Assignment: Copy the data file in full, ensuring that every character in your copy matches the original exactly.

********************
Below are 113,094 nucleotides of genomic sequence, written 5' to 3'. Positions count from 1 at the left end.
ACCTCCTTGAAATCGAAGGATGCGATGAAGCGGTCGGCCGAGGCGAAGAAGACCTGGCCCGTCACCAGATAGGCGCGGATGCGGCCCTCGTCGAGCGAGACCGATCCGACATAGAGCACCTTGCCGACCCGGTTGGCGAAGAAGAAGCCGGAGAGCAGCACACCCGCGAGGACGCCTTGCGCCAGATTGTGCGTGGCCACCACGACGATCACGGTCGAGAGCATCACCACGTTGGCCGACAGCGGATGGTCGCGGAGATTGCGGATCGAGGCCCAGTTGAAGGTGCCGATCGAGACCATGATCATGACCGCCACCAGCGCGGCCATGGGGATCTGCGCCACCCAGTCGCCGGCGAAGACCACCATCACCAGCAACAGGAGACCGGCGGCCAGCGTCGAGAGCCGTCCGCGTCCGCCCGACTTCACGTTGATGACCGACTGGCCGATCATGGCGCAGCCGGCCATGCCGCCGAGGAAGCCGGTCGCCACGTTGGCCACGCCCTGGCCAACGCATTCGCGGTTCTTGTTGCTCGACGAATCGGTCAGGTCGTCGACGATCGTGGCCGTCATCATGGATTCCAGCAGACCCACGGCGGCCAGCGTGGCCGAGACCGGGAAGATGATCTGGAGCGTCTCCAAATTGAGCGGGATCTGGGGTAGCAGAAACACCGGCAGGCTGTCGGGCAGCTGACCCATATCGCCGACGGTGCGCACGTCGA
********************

Below are 113,094 nucleotides of genomic sequence, written 5' to 3'. Positions count from 1 at the left end.
ACCTCCTTGAAATCGAAGGATGCGATGAAGCGGTCGGCCGAGGCGAAGAAGACCTGGCCCGTCACCAGATAGGCGCGGATGCGGCCCTCGTCGAGCGAGACCGATCCGACATAGAGCACCTTGCCGACCCGGTTGGCGAAGAAGAAGCCGGAGAGCAGCACACCCGCGAGGACGCCTTGCGCCAGATTGTGCGTGGCCACCACGACGATCACGGTCGAGAGCATCACCACGTTGGCCGACAGCGGATGGTCGCGGAGATTGCGGATCGAGGCCCAGTTGAAGGTGCCGATCGAGACCATGATCATGACCGCCACCAGCGCGGCCATGGGGATCTGCGCCACCCAGTCGCCGGCGAAGACCACCATCACCAGCAACAGGAGACCGGCGGCCAGCGTCGAGAGCCGTCCGCGTCCGCCCGACTTCACGTTGATGACCGACTGGCCGATCATGGCGCAGCCGGCCATGCCGCCGAGGAAGCCGGTCGCCACGTTGGCCACGCCCTGGCCAACGCATTCGCGGTTCTTGTTGCTCGACGAATCGGTCAGGTCGTCGACGATCGTGGCCGTCATCATGGATTCCAGCAGACCCACGGCGGCCAGCGTGGCCGAGACCGGGAAGATGATCTGGAGCGTCTCCAAATTGAGCGGGATCTGGGGTAGCAGAAACACCGGCAGGCTGTCGGGCAGCTGACCCATATCGCCGACGGTGCGCACGTCGA